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Entering Black Africa

by ótomundi 8 months ago in Humanity
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Through the panorama of an artistic juxtaposition.

Entering Black Africa
Photo by Yasmine Arfaoui on Unsplash

Writing about the arts of Black Africa awakes, inevitably, a delicate predicament of equilibrium between its ethnology and aesthetics, both being equally important viewpoints.

A narrative that exclusively depicts the arts of Black Africa from an aesthetical perspective, equates to restricting it from a large portion of its meaning and humanity.

It's as if, people in Europe, completely ignored the Biblical stories and then ventured to fully appreciate the tympanum of a Roman cathedral.

Equally, regarding the arts of Black Africa, to truly appreciate its beauty, one must understand its motive, its purpose, and its mythical sense for the African craftsmen and those who celebrate it.

Otherwise, the arts of Black Africa resemble defaced crafts.

On the other hand, if the narrative on the arts of Black Africa chooses to privilege its ethnological features over the aesthetics, it further mutilates a whole creation, reducing it to the object level, despite it being, for example, exclusive to religious ceremonies.

The time has come to declare that the arts of Black Africa enrich the artistic heritage of humanity, to the same extent as other masterpieces that, thus far, have savored much higher recognition such as the works of Michelangelo and Picasso.

It's time to better appreciate the beauty, the power, the delicacy, and the compelling nature of Black African art.

The complete appreciation of Black African art suggests a conscious effort from the Occidental spectator who needs to retire from a habitual manner of reasoning and strive to adopt the vision of the artisans who create it.

This is especially significant in regards to the most delicate conception of them all, the Occidental idea of art.

It's necessary to emphasize that the notion of art for the European or North American is extraneous to that of the traditional Black African artisan.

However, this doesn't mean that the beauty of Black African art hasn't flourished in various domains, even though it wasn't called art and carried a distinct purpose as that of Occidental art.

To this, the spectator must ask him/herself:

What then, replaces the Occidental notion of art in the Black African mentality?

In the spirit of a Black African, the art which is well made or pleasing to the eye is based on moral precepts, and that which is useful and well acclimated to its purpose is based on traditions.

It's convenient not to ignore that underneath the Black African crafts' apparent aesthetical attraction, there's almost always a philosophical dimension. The Black African artisan supports life principles.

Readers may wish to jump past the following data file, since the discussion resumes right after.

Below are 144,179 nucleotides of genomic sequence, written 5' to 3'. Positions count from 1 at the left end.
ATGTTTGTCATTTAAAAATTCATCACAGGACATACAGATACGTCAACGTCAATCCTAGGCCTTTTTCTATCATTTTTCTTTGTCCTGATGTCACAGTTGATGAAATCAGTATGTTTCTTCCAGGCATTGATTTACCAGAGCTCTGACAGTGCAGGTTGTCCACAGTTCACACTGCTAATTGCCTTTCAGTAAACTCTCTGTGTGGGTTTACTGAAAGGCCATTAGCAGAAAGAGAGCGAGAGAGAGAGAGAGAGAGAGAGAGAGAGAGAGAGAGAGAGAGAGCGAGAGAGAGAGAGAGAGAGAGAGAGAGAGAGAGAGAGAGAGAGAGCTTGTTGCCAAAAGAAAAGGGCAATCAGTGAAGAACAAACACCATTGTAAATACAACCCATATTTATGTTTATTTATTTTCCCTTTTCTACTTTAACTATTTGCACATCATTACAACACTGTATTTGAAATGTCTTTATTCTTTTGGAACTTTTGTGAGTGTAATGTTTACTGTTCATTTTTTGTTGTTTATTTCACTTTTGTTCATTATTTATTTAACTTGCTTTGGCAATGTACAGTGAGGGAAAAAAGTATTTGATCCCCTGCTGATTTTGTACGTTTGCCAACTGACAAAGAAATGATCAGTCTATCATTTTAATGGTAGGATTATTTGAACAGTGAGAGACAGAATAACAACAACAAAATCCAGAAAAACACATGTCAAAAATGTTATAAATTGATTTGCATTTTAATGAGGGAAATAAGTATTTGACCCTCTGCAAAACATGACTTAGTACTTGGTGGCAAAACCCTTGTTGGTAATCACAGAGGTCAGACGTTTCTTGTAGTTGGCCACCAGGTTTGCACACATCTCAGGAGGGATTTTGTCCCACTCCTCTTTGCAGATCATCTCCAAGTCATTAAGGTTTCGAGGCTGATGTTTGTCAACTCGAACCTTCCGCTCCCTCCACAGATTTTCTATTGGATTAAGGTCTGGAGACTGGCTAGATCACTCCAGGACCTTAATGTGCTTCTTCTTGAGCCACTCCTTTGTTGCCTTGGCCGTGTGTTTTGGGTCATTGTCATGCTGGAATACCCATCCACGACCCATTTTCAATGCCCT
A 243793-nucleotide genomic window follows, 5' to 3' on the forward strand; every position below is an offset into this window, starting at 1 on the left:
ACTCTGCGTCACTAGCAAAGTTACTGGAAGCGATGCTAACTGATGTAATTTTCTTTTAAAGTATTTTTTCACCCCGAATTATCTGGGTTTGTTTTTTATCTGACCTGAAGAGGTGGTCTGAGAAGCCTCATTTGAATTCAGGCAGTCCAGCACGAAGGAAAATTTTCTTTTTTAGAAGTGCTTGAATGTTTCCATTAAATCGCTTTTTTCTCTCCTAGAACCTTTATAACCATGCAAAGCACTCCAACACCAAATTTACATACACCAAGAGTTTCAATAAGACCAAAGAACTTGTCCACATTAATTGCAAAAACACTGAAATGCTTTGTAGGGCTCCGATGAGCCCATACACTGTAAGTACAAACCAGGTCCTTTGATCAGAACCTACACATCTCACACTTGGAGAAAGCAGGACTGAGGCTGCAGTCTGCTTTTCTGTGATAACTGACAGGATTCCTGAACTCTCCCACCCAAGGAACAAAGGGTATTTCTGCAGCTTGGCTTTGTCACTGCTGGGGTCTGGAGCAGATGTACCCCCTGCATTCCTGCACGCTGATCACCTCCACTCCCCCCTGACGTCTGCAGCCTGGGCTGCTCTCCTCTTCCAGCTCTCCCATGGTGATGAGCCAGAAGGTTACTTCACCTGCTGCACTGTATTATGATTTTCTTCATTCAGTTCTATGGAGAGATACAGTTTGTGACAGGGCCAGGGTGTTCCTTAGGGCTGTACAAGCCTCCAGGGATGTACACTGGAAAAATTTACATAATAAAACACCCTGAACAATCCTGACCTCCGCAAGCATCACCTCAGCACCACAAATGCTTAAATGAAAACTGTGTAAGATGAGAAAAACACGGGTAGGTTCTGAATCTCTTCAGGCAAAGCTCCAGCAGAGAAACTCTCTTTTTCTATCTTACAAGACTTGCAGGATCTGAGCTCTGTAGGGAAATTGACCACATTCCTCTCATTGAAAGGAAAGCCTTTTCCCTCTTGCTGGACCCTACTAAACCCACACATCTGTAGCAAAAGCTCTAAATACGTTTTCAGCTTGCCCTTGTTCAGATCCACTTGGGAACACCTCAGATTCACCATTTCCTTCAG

In Black Africa, several of the art formats are consecrated to the glorification of a ruler. The influence of royalty has often signified the birth of a roundup of crafts deliberately created to venerate the ruling class.

Ultimately, it's about an art founded on religious fundamentals, in which the king or ruler is regarded as a being of divine essence. This form of religious art embodies a myriad 0f moral and sociological implications.

Through its motifs and expressions, the arts from Black Africa enable social cohesion and hierarchies to function, inspiring respect for the customary laws and repressing misconduct.

Due to this particular social orientation of Black African art, the human figure is the most portrayed expression. Animals are also represented as characters to recreate, modify or express human behavior.

The Black African artist has often responded to orders originating from supreme entities, such as court officials and secret societies. His inspiration didn't arise from an individual ambition, instead, the artist performed within the traditional norms and systems, which always allowed space for a diverse set of precious creations.

Lastly, since a superficial glance can provoke the spectator to assume a uniform art characterized by specific immutable traits, it's crucial to emphasize the geographical influence on Black African art.

Each region of Africa has created its artistic forms which derive uniquely from the visible manifestations in the collective psyche of its ethnicities.

In each ethnic group of Africa, craftsmanship is manifested in all aspects of life and goes beyond the traditional domain of statues and masks, to englobe adorned and carved objects, musical instruments, weapons, and finally, corporal arts such as headdresses and scarifications.

The arts of an ethnic group are the expression of a particular manner of seeing the world, built upon tacit, unconscious, and spontaneous experiences that orient the creation of vivid, comprehensive, and appreciative or fearful realities for all its members.


About the author


antique and contemporary African art lover, from Luanda & Andalucia.

visit me at

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